Hearing impaired people in the United Kingdom must wait up to four years for hearing aids from the public health system. On average, the wait on the long waiting lists for hearing aids is almost one year, according to a British survey.
The survey, carried out for the British Society of Hearing Aid Audiologists, paints a bleak picture of the state of hearing aids dispensing across the country.
In many hospitals, the waiting list is so long that hearing impaired patients must wait on average 47 weeks to receive their hearing aids. But much longer waiting times are common.
In more than one third of the hospitals in England, the wait is longer than a year. In 80 percent of hospitals in Wales, the wait is longer than the UK average. And in two hospitals in Wales the wait is four years.
In Scotland, patients in 40 percent of the hospitals must wait longer than the UK average. The same is true at 50 percent of the hospitals in Northern Ireland.
The waiting lists in the National Health System are in contrast to the service in private hearing clinics where treatment with hearing aids is often provided in a matter of days.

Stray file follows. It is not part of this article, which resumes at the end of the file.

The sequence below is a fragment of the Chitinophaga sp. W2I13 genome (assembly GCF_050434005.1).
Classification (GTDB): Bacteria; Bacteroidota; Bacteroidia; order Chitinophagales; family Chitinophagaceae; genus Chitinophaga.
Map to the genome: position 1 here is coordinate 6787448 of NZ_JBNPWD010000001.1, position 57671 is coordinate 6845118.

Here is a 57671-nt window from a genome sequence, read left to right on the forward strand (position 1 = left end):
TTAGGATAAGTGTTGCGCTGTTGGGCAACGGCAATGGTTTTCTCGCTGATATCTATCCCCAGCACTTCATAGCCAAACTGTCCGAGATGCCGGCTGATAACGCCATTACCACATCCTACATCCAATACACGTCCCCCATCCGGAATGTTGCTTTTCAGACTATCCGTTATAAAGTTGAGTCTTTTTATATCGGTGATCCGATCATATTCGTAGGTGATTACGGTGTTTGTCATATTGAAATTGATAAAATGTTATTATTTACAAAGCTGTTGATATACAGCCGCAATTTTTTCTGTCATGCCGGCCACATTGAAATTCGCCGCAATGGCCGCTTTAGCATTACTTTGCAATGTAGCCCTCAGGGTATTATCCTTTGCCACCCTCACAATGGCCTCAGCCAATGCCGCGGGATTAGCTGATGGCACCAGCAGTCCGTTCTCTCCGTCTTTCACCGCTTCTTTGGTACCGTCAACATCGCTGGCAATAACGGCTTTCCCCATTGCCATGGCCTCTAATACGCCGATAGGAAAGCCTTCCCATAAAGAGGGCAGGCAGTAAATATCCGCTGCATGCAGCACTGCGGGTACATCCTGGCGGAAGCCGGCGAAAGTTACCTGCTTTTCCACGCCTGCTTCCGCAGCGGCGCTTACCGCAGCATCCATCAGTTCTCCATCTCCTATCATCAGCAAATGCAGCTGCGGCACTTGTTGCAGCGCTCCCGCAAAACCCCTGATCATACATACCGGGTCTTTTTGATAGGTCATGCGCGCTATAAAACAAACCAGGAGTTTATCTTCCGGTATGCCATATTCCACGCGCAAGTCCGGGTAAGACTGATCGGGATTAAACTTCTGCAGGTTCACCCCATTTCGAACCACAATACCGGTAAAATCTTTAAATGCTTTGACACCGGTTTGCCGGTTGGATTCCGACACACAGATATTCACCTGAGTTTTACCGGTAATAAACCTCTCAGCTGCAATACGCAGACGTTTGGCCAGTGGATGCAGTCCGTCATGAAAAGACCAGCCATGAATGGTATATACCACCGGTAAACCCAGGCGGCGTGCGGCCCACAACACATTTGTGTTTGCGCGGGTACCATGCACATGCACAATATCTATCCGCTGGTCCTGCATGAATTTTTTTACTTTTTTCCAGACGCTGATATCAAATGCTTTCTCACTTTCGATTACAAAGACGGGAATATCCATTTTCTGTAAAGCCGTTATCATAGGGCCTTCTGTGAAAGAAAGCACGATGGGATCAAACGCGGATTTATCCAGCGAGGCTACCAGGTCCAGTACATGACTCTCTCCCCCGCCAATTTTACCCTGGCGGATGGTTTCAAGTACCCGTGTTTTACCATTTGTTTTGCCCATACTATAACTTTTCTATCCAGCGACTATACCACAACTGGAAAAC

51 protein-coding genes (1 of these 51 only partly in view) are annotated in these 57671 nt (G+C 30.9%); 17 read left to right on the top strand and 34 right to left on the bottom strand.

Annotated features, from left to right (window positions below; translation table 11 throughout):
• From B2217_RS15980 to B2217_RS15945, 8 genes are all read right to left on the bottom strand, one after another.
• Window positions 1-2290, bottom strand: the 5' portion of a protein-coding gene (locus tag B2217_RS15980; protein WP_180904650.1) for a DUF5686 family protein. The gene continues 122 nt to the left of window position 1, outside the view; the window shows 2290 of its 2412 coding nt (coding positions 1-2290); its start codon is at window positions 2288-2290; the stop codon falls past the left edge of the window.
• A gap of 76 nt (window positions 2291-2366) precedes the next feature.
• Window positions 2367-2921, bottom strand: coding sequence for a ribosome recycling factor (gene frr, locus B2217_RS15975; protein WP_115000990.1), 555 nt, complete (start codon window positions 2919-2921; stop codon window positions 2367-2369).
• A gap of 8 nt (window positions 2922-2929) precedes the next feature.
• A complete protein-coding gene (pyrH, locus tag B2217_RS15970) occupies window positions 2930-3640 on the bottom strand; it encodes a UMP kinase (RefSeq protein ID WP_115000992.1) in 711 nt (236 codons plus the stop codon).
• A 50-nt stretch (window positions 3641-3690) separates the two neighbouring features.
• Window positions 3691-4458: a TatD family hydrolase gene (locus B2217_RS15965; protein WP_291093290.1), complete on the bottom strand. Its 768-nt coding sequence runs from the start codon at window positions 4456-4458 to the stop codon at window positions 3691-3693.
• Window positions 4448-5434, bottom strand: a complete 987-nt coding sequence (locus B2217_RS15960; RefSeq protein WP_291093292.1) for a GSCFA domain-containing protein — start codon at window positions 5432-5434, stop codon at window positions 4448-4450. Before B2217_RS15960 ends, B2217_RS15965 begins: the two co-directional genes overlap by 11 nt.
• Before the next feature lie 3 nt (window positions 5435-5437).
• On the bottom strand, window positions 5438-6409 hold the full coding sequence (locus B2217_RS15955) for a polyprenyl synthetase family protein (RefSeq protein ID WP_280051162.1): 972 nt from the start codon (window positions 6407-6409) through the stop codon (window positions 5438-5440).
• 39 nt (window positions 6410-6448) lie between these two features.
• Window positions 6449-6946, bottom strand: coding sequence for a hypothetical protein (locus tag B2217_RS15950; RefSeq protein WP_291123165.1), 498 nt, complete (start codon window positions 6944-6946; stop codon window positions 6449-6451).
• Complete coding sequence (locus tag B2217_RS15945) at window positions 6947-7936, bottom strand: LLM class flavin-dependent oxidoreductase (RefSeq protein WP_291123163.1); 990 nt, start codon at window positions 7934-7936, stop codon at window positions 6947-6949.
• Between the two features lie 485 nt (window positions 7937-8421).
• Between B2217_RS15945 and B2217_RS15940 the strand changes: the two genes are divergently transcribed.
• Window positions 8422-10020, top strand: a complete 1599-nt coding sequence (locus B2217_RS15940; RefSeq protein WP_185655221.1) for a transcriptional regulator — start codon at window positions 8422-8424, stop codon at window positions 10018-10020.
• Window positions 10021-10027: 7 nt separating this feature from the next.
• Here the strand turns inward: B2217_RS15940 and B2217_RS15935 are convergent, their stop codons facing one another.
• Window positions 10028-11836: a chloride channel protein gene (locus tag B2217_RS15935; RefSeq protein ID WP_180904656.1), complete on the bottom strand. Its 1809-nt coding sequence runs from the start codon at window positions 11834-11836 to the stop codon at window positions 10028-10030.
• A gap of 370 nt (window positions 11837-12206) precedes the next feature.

"In the Republic of Ireland, patients are given a voucher and can take it to any hearing aid dispenser - such a scheme here would be more economical and faster", said a spokesman for The British Society of Hearing Aid Audiologists.
The Royal National Institute of the Deaf, RNID, urges caution, however, while pointing to drawbacks in turning over responsibilities of the public health system to private clinics.
"RNID would be concerned that patients receive quality assessment and fitting of digital hearing aids from sufficiently skilled and disciplined practitioners - mirroring NHS standards. We would not want to see a return to the days when patients received poor assessment and minimal rehabilitation in the rush to reduce the waiting lists", RNID CEO Dr John Low said in an RNID statement.
Most hospitals say that the long waiting lists are caused by the introduction of new digital hearing aid technology starting in 2000. While many patients want to substitute the new types of hearing aids for their old analogue devices, the hospitals must also meet the demand from new patients who have not previously been treated with hearing aids.
Source: www.bshaa.com and www.rnid.org.uk, September 2004
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